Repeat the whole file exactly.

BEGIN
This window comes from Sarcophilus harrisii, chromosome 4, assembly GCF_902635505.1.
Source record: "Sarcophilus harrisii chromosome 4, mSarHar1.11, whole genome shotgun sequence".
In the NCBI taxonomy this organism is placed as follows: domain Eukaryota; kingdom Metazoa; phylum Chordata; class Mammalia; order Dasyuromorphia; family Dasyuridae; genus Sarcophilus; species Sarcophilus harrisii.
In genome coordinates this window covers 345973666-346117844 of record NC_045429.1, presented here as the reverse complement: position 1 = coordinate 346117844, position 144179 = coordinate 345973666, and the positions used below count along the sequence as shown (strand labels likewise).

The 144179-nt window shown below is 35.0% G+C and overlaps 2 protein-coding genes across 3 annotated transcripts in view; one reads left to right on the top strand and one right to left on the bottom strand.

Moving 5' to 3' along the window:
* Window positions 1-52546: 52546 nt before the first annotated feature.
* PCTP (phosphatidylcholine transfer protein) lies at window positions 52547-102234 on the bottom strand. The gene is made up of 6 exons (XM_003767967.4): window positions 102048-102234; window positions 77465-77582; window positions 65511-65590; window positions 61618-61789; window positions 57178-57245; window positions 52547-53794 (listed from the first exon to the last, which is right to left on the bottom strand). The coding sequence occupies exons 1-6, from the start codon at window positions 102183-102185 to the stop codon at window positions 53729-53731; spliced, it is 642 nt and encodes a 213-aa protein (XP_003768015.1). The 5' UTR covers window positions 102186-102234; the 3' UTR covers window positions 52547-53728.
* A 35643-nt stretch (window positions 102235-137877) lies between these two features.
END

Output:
This window comes from Sarcophilus harrisii, chromosome 4, assembly GCF_902635505.1.
Source record: "Sarcophilus harrisii chromosome 4, mSarHar1.11, whole genome shotgun sequence".
In the NCBI taxonomy this organism is placed as follows: domain Eukaryota; kingdom Metazoa; phylum Chordata; class Mammalia; order Dasyuromorphia; family Dasyuridae; genus Sarcophilus; species Sarcophilus harrisii.
In genome coordinates this window covers 345973666-346117844 of record NC_045429.1, presented here as the reverse complement: position 1 = coordinate 346117844, position 144179 = coordinate 345973666, and the positions used below count along the sequence as shown (strand labels likewise).

The 144179-nt window shown below is 35.0% G+C and overlaps 2 protein-coding genes across 3 annotated transcripts in view; one reads left to right on the top strand and one right to left on the bottom strand.

Moving 5' to 3' along the window:
* Window positions 1-52546: 52546 nt before the first annotated feature.
* PCTP (phosphatidylcholine transfer protein) lies at window positions 52547-102234 on the bottom strand. The gene is made up of 6 exons (XM_003767967.4): window positions 102048-102234; window positions 77465-77582; window positions 65511-65590; window positions 61618-61789; window positions 57178-57245; window positions 52547-53794 (listed from the first exon to the last, which is right to left on the bottom strand). The coding sequence occupies exons 1-6, from the start codon at window positions 102183-102185 to the stop codon at window positions 53729-53731; spliced, it is 642 nt and encodes a 213-aa protein (XP_003768015.1). The 5' UTR covers window positions 102186-102234; the 3' UTR covers window positions 52547-53728.
* A 35643-nt stretch (window positions 102235-137877) lies between these two features.